If our attitude is positive, our personality will become more positive and people will see us a normal, productive, positive person who is easy to be around and helpful to us. The positive person will become a people magnet, someone everyone wants to be around and work with, that includes everyone except the negative person, who will likely see the positive person as someone more fortunate than themselves. This can lead the negative person to jealousy, envy, anger, frustration, disappointment, and ultimately violence, causing no one to want to be around them or have them as a friend.

    It is easy to say and sometimes harder to understand that attitude drives personality. If you show me someone with a continual bad attitude I will show you someone who is a great candidate to develop a bad personality. If you show me someone with a continual good attitude I will show you someone who is a great candidate to develop a good personality. This is a fundamental fact of life, and what happens to us as we grow up and hopefully mature into productive, well-adjusted adults who can handle duties, responsibilities, commitments and obligations, and raise their children to do the same while becoming well-adjusted children in future generations.

    Abraham Lincoln said that people are about as happy as they make up their minds to be. You will agree that Abraham Lincoln was exactly right when you understand that attitude is a choice in your life. You have a choice to be positive or negative in every event in your life. Some people say that life is about 10% of what happens to you and 90% about how you respond to what happens to you in life. Unless you are one of life’s greatest losers, you will be cheered up and motivated by stories about people who have overcomer great odds to achieve amazing accomplishments.

    This is where our concept of what life has to offer, and expectations of what life has to offer, meets our challenges of what life has to offer. This is about whether our hopes, dreams, aspirations and achievements will be possible for us. One thing is for sure: unless believe we can do something, we never will.

    Our attitude is so key as to whether we will be able to overcome our setbacks in achieving where we want to end up in life. When we believe something becomes possible to achieve, it will happen quicker when we bring a good attitude, ambition, effort, determination, acquired knowledge, skill development, understanding and maturity to the process.

    Clearly, we can accomplish goals when we want to or need to, that is to say, we need a reason to do something, and it has to be a deep-seeded enough reason to overcome the obstacles on our way to accomplishing our goals and desires.

    If you are hungry and starving, and need food to live, you will find a way to get food as an adult without stealing or begging for food. It is a matter of understanding that in any life event, there are only two outcomes: results or excuses. We are ultimately exactly where we are in life as a result of the choices we have made.

    If we want better results, we must make better choices. We may not achieve every one of our goals in life, but we can achieve many of them when we make the right choices at the right time for the right reasons. If you do nothing more in life than do the right thing for the right reason, you will become very successful.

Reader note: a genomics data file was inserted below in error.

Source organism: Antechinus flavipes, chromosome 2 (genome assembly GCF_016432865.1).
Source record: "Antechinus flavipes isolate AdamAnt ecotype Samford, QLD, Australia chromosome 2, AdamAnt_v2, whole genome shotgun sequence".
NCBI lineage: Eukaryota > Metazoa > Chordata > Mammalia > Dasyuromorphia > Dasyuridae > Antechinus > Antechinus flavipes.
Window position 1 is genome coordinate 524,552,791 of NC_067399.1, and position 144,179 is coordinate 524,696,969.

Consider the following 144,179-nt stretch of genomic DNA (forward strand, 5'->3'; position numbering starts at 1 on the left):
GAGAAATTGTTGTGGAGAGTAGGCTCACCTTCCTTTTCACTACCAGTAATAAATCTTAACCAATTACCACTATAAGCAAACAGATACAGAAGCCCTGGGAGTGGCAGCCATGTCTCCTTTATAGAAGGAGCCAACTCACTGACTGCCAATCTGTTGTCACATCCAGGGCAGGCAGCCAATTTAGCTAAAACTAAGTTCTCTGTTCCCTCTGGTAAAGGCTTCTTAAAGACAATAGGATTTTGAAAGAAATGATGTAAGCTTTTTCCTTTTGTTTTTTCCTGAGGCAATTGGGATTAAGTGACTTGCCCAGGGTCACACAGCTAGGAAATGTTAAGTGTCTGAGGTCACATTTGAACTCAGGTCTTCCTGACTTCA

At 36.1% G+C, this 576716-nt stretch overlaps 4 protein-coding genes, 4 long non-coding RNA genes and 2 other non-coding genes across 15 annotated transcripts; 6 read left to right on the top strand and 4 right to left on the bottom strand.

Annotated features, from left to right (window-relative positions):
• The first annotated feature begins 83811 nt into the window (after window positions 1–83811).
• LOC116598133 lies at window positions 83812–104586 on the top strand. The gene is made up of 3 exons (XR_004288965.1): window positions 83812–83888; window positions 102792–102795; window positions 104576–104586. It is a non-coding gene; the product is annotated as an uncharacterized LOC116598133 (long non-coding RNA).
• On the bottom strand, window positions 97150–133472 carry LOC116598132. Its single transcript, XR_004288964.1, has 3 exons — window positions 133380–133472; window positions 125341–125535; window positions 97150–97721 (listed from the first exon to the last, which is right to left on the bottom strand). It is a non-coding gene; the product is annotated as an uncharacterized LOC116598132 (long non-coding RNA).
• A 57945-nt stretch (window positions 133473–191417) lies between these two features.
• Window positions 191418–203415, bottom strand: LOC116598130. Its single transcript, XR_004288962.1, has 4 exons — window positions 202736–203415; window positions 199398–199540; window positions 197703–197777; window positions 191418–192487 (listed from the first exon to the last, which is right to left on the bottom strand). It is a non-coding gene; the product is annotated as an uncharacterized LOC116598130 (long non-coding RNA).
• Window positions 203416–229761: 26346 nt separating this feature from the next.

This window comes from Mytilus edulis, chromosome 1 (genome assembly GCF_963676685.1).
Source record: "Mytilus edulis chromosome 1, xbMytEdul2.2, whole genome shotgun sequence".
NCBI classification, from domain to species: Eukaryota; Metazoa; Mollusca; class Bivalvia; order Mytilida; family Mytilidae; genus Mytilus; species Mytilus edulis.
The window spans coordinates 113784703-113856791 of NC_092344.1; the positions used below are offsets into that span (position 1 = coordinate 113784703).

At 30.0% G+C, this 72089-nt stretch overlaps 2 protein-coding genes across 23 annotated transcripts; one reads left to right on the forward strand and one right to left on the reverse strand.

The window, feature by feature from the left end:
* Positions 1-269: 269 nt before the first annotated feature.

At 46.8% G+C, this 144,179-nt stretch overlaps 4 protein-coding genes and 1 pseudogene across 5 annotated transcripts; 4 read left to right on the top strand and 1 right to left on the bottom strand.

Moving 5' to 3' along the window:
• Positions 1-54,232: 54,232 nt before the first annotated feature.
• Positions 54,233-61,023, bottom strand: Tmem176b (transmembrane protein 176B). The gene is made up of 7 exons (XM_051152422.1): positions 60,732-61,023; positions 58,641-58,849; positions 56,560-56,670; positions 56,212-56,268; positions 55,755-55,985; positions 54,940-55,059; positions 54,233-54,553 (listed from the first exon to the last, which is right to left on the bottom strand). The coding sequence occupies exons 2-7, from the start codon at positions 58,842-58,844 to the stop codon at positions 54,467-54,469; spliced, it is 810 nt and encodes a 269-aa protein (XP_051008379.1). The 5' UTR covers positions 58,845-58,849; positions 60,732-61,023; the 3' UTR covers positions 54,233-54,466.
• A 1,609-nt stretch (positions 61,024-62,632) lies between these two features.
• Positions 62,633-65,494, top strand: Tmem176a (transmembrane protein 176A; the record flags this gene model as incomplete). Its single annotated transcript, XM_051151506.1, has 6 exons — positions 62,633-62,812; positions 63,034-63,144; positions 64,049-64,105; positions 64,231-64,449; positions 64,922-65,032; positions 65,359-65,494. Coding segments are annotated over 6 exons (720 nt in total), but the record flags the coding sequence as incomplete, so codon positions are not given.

Success in life is much more than making the most money, living in the best house, driving the best car, or having the best vacations. Monetary and material success can certainly make your life easier, but it has little to with happiness. If you ever expect to be happy, you have to add people to the equation. You must become other-centered rather than self-centered. When you are single, you can afford to be self-centered if not happy. When you get married and have children, it is no longer just about you, it is also about your wife and children, who need your support, love, affection, understanding and encouragement.

    All of us need something to do, someplace to go, and someone to share our life with, in other words, a job with a career or becoming the best housewife and mother, a home with security and love, and spouse or partner who you love as they love you. Albert Schweitzer said it best: Success is not the key to happiness, happiness is the key to success. No one with a bad attitude and a bad personality is happy, everyone with a good attitude and a good personality can enjoy happiness. Again, attitude rules the day, and ultimately where you end up in life.

    Albert Schweitzer found his happiness in Africa. Schweitzer was a theologian, organist, writer, humanitarian, philosopher and physician. In other words, a very smart, accomplished person.

    He received the Nobel Peace Prize in 1952 for his philosophy of the “Reverence of Life”. His philosophy was expressed in many ways, but most famously for founding and sustaining the Albert Sweitzer Hospital in Lambaréné, in the part of French Equatorial Africa which is now Gabon. Sweitzer knew happiness; it was Sweitzer who first said: “Success is not the key to happiness, happiness is the key to success”.